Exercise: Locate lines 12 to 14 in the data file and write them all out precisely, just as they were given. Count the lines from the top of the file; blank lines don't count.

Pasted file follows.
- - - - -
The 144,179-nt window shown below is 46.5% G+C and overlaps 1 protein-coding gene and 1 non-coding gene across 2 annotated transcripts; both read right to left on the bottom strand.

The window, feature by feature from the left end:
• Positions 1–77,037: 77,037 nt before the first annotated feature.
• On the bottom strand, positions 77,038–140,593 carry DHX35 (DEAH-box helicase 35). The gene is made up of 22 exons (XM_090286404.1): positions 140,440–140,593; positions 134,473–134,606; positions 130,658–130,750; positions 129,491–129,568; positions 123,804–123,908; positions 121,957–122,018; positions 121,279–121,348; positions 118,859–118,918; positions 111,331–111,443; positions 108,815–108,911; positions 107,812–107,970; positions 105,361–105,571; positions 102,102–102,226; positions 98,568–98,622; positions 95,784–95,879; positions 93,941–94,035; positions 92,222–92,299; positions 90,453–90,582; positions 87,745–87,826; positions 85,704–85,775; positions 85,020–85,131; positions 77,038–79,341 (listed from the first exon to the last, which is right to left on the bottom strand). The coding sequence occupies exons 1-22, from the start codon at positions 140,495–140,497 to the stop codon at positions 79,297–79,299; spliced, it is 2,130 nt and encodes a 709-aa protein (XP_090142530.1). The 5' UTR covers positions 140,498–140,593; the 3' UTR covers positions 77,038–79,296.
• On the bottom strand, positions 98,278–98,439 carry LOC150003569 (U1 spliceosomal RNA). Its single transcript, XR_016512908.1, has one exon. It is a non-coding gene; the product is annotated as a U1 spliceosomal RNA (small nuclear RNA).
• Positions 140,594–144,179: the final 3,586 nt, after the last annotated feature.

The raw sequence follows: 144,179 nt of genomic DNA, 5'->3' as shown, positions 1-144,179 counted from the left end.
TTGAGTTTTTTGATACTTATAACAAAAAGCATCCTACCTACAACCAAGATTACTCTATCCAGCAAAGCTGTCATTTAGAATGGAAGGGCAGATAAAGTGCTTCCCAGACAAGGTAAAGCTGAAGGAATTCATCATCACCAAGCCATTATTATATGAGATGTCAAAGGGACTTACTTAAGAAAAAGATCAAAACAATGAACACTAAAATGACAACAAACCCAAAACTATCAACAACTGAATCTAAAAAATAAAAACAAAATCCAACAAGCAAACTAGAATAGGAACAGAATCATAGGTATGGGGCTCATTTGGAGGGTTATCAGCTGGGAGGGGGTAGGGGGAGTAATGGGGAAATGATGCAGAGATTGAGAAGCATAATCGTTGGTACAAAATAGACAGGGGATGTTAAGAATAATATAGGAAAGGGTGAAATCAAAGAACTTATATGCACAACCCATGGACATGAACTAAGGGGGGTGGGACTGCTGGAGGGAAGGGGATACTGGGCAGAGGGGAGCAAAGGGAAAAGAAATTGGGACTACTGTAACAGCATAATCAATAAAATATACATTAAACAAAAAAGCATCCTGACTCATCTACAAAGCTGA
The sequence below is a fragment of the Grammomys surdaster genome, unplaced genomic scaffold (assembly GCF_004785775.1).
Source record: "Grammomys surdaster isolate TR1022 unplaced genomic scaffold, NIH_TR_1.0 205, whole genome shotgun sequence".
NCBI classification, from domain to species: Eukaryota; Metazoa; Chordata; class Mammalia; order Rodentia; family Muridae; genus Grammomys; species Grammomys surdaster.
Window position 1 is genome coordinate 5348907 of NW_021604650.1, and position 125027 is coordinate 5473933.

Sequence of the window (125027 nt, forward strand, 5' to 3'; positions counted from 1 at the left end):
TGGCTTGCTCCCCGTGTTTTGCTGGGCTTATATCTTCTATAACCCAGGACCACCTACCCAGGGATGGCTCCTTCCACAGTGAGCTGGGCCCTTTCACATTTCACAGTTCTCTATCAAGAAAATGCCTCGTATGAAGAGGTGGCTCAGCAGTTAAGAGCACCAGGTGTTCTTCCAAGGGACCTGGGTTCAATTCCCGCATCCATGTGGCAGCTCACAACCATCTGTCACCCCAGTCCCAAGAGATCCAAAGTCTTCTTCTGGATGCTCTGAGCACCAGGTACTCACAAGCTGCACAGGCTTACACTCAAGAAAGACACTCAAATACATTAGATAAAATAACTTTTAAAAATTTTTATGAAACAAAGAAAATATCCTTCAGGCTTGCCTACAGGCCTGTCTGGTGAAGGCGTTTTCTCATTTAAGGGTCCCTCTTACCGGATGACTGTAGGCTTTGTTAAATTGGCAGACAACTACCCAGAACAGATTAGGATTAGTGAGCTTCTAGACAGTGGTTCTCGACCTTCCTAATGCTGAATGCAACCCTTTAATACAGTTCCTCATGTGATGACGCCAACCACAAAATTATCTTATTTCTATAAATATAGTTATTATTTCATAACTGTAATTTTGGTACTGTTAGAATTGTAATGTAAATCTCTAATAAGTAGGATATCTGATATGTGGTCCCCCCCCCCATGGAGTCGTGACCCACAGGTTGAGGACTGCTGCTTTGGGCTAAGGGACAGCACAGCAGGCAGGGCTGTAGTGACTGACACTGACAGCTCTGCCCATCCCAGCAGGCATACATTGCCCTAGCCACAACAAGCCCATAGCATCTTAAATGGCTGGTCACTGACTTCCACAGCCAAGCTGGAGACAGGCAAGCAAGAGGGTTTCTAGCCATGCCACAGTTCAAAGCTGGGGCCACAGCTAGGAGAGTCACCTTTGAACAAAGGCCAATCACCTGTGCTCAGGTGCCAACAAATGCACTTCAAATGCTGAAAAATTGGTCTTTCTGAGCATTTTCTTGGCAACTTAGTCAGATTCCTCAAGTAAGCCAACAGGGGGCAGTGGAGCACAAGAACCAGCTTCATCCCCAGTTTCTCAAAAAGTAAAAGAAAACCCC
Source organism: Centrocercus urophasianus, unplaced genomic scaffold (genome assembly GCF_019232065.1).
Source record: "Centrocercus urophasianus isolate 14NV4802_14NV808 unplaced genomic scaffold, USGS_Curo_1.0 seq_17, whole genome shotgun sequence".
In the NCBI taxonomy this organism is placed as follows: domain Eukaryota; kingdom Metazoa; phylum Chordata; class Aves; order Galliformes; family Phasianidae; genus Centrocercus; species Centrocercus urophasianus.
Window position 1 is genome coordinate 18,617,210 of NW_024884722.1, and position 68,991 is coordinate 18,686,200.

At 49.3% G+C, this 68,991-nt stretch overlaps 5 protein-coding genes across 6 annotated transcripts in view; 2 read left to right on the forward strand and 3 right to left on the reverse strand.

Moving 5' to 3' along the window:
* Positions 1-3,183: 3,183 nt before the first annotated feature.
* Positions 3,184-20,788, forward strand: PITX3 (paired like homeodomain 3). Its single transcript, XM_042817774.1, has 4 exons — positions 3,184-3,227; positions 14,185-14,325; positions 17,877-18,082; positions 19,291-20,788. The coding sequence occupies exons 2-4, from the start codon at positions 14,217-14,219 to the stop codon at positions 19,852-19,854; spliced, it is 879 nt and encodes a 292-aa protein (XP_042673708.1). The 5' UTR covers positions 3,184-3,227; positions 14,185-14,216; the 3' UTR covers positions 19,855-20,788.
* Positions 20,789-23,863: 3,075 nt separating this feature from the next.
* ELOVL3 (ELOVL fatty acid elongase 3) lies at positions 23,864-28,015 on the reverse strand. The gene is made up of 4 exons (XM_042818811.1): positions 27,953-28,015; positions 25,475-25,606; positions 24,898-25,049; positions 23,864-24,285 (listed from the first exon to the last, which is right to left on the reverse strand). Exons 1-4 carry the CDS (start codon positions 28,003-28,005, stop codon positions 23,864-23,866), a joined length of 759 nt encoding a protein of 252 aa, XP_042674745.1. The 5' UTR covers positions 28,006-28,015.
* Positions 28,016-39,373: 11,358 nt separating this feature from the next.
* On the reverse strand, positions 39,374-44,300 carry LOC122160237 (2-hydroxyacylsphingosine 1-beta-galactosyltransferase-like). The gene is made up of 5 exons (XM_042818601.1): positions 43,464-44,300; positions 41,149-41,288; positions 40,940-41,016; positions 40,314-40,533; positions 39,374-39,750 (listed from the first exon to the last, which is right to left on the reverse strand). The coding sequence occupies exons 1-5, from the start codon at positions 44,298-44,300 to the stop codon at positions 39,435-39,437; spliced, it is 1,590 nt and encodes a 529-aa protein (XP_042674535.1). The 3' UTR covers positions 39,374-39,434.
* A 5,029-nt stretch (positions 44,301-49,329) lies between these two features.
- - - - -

Window position 1 is genome coordinate 5348907 of NW_021604650.1, and position 125027 is coordinate 5473933.

Sequence of the window (125027 nt, forward strand, 5' to 3'; positions counted from 1 at the left end):
TGGCTTGCTCCCCGTGTTTTGCTGGGCTTATATCTTCTATAACCCAGGACCACCTACCCAGGGATGGCTCCTTCCACAGTGAGCTGGGCCCTTTCACATTTCACAGTTCTCTATCAAGAAAATGCCTCGTATGAAGAGGTGGCTCAGCAGTTAAGAGCACCAGGTGTTCTTCCAAGGGACCTGGGTTCAATTCCCGCATCCATGTGGCAGCTCACAACCATCTGTCACCCCAGTCCCAAGAGATCCAAAGTCTTCTTCTGGATGCTCTGAGCACCAGGTACTCACAAGCTGCACAGGCTTACACTCAAGAAAGACACTCAAATACATTAGATAAAATAACTTTTAAAAATTTTTATGAAACAAAGAAAATATCCTTCAGGCTTGCCTACAGGCCTGTCTGGTGAAGGCGTTTTCTCATTTAAGGGTCCCTCTTACCGGATGACTGTAGGCTTTGTTAAATTGGCAGACAACTACCCAGAACAGATTAGGATTAGTGAGCTTCTAGACAGTGGTTCTCGACCTTCCTAATGCTGAATGCAACCCTTTAATACAGTTCCTCATGTGATGACGCCAACCACAAAATTATCTTATTTCTATAAATATAGTTATTATTTCATAACTGTAATTTTGGTACTGTTAGAATTGTAATGTAAATCTCTAATAAGTAGGATATCTGATATGTGGTCCCCCCCCCCATGGAGTCGTGACCCACAGGTTGAGGACTGCTGCTTTGGGCTAAGGGACAGCACAGCAGGCAGGGCTGTAGTGACTGACACTGACAGCTCTGCCCATCCCAGCAGGCATACATTGCCCTAGCCACAACAAGCCCATAGCATCTTAAATGGCTGGTCACTGACTTCCACAGCCAAGCTGGAGACAGGCAAGCAAGAGGGTTTCTAGCCATGCCACAGTTCAAAGCTGGGGCCACAGCTAGGAGAGTCACCTTTGAACAAAGGCCAATCACCTGTGCTCAGGTGCCAACAAATGCACTTCAAATGCTGAAAAATTGGTCTTTCTGAGCATTTTCTTGGCAACTTAGTCAGATTCCTCAAGTAAGCCAACAGGGGGCAGTGGAGCACAAGAACCAGCTTCATCCCCAGTTTCTCAAAAAGTAAAAGAAAACCCC